Steam Tug Baltimore: A Port of Baltimore Story

Shipbuilding in Baltimore

Baltimore was a thriving commercial trade port in the 18th century. Most shipping from Baltimore, until the Industrial Revolution, was overseas trade of tobacco, grains, and cotton.

The busy port created a high demand for ships, and soon Baltimore’s first shipyards were dotting the waterfront along Fells Point. These first ships were wood-hulled sailing ships.

Shipbuilding expanded greatly during the American Revolution, and especially after 1790 when shipbuilders developed vessels like the clipper and schooner. Sleek and fast, these ships were in great demand for trading, wartime use, and by privateers.

With the development of steam-powered ships in the 1800’s, ship captains were finally able to control the speed and direction of the vessels they operated, making water travel and trade more dependable. By the 1830’s, Baltimore shipyards were building steamboats and steamships, including steam-powered tugboats.

Before the introduction of tugboats, boats leaving and entering ports were completely at the mercy of tides and weather conditions. An integral part of directing port traffic, tugboats have contributed significantly to the growth of the Port of Baltimore and the development of the shipping industry throughout the world.

The City of Baltimore / sketched and drawn by C.R. Parsons. (ca. 1880) Courtesy of the Library of Congress.

Steam Tug Baltimore 1857 and 1906

The original steam tug Baltimore was built in 1857, and was the first iron-hulled tugboat built in Baltimore by the steam boiler and engine builder, Murray & Hazelhurst. Their location was near the current site of the Inner Harbor’s Science Center.

The Baltimore Museum of Industry’s steam tug, S.T. Baltimore, is a good example of a steam work boat of the early twentieth century. The Skinner Shipbuilding & Dry Dock Company launched the tug “Baltimore” in 1906. Until 1963, she was used to move pile drivers and barges, break ice, and tour special port visitors.

This second Baltimore tug sank in 1979 in fifteen feet of water and was subsequently donated to the Baltimore Museum of Industry who raised her in 1981. She is the oldest steam-powered tugboat in the United States, and was declared a National Historic Landmark in 1993.

The crew of the S.T. Baltimore is currently looking for some volunteers with experience in carpentry for fall 2022. Interested in volunteering? Fill out the form below and we’ll be in touch.

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The first steam tug Baltimore was built in 1857. Her hull was sheet iron, the first in the port.

The Skinner Shipbuilding & Dry Dock Company launched the tug “Baltimore” in 1906. Visit the Baltimore Museum of Industry to see her today, the oldest steam-powered tugboat in the United States!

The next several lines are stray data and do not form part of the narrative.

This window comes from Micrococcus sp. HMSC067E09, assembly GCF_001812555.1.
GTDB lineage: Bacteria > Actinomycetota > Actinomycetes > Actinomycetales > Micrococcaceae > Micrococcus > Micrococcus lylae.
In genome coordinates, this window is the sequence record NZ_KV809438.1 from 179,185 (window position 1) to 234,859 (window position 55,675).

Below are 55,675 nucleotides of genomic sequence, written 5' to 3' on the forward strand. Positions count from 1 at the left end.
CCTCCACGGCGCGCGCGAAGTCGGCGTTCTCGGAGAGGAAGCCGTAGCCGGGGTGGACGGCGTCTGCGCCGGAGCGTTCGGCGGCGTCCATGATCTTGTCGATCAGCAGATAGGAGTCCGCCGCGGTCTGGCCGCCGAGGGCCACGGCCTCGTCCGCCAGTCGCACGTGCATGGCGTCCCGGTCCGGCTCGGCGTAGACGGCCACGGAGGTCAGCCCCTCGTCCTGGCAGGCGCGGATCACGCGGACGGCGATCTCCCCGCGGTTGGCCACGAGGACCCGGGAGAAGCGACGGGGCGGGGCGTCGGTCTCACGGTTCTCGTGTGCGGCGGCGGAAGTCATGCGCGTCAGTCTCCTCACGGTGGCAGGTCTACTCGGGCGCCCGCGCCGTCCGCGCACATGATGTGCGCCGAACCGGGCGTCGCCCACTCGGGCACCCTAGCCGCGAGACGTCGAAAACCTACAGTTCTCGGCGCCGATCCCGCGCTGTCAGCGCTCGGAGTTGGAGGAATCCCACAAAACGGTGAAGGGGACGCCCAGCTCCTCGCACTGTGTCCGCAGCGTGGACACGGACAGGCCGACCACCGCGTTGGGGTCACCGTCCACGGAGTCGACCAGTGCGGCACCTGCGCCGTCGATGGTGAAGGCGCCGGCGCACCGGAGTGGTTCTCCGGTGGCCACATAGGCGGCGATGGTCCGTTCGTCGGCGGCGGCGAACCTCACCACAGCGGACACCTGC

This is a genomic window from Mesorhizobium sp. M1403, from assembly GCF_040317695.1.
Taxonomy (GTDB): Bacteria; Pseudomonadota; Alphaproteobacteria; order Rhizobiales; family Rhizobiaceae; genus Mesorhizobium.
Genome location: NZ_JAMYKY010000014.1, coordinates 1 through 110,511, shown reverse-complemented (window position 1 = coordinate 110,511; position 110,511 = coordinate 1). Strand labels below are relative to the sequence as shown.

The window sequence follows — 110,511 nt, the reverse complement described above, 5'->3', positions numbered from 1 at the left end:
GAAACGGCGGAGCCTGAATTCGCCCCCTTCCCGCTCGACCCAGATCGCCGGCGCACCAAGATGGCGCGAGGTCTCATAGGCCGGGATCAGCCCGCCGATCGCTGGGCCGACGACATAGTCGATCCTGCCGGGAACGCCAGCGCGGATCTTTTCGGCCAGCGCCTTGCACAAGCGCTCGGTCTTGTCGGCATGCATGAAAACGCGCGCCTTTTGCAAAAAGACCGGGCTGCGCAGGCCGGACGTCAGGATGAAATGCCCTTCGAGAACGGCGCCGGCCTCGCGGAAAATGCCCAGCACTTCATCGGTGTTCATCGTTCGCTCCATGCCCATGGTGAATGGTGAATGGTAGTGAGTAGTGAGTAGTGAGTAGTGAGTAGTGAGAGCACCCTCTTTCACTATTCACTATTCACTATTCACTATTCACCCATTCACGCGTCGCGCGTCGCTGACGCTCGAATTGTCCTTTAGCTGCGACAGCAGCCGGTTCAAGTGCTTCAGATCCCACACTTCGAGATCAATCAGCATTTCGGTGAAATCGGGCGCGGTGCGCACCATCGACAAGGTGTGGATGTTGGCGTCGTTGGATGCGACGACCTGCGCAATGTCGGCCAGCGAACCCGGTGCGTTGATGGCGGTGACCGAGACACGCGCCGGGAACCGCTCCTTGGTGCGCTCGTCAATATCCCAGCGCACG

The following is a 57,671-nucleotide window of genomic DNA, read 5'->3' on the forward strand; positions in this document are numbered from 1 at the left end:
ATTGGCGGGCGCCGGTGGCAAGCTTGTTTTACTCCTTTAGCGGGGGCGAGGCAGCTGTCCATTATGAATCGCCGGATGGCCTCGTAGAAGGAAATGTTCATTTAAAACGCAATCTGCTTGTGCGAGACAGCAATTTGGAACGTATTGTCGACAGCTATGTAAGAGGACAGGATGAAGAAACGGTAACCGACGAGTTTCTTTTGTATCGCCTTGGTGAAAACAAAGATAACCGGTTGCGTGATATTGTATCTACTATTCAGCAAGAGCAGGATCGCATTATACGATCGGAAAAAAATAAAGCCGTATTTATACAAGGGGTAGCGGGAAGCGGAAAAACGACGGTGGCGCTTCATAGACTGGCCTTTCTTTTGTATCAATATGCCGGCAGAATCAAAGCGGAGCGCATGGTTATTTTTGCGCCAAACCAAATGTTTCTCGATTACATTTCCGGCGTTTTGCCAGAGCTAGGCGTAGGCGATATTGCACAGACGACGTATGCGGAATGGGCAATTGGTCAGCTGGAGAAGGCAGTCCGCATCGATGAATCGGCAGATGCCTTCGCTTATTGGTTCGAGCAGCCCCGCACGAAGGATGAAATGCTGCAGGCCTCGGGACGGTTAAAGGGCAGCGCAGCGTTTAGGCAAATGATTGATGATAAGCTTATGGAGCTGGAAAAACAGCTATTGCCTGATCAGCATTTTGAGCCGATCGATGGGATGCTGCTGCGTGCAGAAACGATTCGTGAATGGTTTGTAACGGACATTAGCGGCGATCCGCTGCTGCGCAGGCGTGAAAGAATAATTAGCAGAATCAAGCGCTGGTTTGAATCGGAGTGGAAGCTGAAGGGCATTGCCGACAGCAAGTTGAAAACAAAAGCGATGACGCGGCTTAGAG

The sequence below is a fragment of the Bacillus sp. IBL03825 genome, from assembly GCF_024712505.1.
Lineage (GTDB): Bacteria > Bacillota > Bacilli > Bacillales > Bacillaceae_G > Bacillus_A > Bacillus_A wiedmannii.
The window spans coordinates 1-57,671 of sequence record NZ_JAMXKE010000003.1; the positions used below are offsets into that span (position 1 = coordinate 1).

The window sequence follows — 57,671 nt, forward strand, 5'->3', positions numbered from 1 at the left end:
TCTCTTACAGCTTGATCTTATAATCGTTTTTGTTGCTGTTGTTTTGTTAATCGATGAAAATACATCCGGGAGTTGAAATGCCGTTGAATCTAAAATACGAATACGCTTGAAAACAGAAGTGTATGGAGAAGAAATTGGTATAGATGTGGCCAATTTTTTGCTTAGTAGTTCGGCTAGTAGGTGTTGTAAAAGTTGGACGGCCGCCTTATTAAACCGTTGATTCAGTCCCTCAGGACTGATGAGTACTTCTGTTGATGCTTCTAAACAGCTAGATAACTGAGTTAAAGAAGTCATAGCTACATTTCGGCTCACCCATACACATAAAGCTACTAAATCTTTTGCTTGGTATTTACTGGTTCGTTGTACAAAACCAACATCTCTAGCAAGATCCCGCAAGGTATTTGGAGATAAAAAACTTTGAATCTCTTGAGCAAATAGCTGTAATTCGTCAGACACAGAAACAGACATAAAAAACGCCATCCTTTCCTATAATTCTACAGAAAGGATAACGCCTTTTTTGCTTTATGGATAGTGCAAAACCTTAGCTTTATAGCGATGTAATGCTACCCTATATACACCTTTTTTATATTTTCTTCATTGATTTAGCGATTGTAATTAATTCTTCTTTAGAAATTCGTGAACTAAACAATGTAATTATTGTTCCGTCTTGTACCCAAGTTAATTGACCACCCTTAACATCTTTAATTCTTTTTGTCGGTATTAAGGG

A typical morning on the S.T. Baltimore

Originally, the tug Baltimore had a four-man crew, consisting of a licensed captain, a licensed chief engineer, a deck hand, and a fireman. A typical morning on the S.T. Baltimore would start with the fireman arriving at 6 a. m.

The fireman puts his soup on the stove and stows his bag lunch in the ice chest on the upper deck (each crew member brings his own kettle of soup and his own sack containing a full breakfast and a sandwich for lunch). The fireman lights the lantern, goes down into the fo’c’sle to change his clothes and then into the boiler room. The night before, the fireman had banked the fires. Now he breaks up the fires, pulls out the clinkers (big chunks of coal), and places them on the steel deck to hose them down. He is ready to raise the steam that is as low as 70-80 lb. in the early morning. It will take him 1.5 hours to fully raise the steam.

One hour before sailing time the deck hand arrives, changes his clothes in the fo’c’sle and puts away his lunch and soup. By this time, the lights and steam generator are already operating. The deck hand takes the water hoses out of the forward and after tanks where he placed them the night before. His job is to supply all of the water needed that day. He goes to the watchman’s shack to get the morning ice (50 lb.), which was delivered at 6 a.m. He puts the ice in the ice chest.

A half hour before sailing time, the chief engineer arrives, changes his clothes in the fo’c’sle and puts away his lunch and soup. He opens the steam stop for the main engine, and works the engine ahead and astern to work the water out of the engine in order to raise a vacuum. This allows the engine to turn slowly ahead at about 25 rpm.

The captain also arrives a half hour before sailing time, bringing with him the morning orders that he picked up from the Harbor Board the night before. The captain does not change his clothes on board. He comes to work dressed in khaki or blue trousers, a white shirt, dark tie, blue blazer and his captain’s cap. He proceeds to check over the vessel, looking to see that there is water and enough coal on board to make steam, kerosene for the emergency lighting system, and lubricating oil for the main engine.

Then the Baltimore is on its way.

Baltimore’s destinations map

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